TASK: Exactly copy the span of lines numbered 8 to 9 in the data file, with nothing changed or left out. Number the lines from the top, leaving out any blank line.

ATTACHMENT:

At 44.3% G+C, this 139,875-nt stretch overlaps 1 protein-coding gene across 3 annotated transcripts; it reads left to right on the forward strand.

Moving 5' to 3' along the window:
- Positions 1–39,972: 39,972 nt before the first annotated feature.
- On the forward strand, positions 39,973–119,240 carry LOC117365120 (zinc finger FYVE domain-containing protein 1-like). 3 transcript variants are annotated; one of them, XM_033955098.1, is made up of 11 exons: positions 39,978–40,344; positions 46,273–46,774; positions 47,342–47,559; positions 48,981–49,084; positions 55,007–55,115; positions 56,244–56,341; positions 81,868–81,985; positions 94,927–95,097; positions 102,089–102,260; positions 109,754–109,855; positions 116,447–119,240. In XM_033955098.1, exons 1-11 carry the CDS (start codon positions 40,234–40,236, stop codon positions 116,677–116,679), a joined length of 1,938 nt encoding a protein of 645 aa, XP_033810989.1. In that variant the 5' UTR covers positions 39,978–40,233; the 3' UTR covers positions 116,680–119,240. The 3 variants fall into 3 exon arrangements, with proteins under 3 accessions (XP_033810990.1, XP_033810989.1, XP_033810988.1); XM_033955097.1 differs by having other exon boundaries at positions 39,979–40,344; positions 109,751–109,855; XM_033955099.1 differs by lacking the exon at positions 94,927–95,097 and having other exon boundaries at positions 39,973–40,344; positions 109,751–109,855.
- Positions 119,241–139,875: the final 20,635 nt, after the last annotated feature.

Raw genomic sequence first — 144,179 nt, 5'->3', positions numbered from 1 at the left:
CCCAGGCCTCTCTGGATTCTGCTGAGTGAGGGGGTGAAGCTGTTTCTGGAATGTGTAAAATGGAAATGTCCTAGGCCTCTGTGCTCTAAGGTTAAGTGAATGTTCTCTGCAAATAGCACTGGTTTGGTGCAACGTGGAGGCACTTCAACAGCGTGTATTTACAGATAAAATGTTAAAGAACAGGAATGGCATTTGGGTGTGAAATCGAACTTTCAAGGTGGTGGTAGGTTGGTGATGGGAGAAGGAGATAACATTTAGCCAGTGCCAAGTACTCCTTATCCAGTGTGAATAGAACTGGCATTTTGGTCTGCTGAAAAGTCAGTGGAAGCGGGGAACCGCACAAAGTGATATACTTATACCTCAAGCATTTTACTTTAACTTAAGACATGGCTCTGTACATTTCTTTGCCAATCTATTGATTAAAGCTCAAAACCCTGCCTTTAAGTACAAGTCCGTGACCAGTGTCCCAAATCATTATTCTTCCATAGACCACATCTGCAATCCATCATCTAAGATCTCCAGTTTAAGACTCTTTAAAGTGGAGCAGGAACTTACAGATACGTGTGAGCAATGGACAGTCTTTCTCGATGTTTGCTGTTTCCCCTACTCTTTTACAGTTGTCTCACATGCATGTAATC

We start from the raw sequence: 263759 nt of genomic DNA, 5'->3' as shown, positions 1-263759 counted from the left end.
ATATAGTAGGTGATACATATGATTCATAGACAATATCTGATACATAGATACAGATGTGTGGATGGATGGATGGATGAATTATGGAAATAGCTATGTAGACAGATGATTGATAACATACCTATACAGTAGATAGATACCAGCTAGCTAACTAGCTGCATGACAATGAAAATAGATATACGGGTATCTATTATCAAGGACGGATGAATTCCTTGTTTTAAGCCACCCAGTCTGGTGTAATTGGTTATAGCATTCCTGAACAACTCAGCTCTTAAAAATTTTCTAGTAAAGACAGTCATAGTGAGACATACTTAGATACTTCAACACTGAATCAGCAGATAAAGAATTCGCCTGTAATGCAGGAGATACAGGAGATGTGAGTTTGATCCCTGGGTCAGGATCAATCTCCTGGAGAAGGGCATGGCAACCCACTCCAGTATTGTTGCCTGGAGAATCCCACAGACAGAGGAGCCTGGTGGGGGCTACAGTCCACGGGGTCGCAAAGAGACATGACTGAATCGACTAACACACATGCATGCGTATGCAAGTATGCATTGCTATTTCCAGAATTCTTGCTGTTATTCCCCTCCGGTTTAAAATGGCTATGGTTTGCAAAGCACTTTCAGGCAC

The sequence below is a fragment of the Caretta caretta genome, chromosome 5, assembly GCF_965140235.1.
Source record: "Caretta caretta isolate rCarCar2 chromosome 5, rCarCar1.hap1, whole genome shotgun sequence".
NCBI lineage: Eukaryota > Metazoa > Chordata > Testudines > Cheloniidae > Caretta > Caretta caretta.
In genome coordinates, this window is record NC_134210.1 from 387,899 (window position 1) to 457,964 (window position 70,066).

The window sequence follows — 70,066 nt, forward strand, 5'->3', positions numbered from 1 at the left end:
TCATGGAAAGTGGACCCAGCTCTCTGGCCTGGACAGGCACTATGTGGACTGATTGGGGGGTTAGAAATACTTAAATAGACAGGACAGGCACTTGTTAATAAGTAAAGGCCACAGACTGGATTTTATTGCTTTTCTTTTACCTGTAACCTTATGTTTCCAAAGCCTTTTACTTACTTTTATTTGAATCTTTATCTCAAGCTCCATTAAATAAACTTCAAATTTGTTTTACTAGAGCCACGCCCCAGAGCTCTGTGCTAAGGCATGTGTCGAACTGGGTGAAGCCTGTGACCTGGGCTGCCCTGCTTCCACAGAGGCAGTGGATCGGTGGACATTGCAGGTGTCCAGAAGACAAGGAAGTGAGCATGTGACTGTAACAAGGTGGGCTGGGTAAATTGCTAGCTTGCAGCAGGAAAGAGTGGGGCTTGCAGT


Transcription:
We start from the raw sequence: 263759 nt of genomic DNA, 5'->3' as shown, positions 1-263759 counted from the left end.
ATATAGTAGGTGATACATATGATTCATAGACAATATCTGATACATAGATACAGATGTGTGGATGGATGGATGGATGAATTATGGAAATAGCTATGTAGACAGATGATTGATAACATACCTATACAGTAGATAGATACCAGCTAGCTAACTAGCTGCATGACAATGAAAATAGATATACGGGTATCTATTATCAAGGACGGATGAATTCCTTGTTTTAAGCCACCCAGTCTGGTGTAATTGGTTATAGCATTCCTGAACAACTCAGCTCTTAAAAATTTTCTAGTAAAGACAGTCATAGTGAGACATACTTAGATACTTCAACACTGAATCAGCAGATAAAGAATTCGCCTGTAATGCAGGAGATACAGGAGATGTGAGTTTGATCCCTGGGTCAGGATCAATCTCCTGGAGAAGGGCATGGCAACCCACTCCAGTATTGTTGCCTGGAGAATCCCACAGACAGAGGAGCCTGGTGGGGGCTACAGTCCACGGGGTCGCAAAGAGACATGACTGAATCGACTAACACACATGCATGCGTATGCAAGTATGCATTGCTATTTCCAGAATTCTTGCTGTTATTCCCCTCCGGTTTAAAATGGCTATGGTTTGCAAAGCACTTTCAGGCAC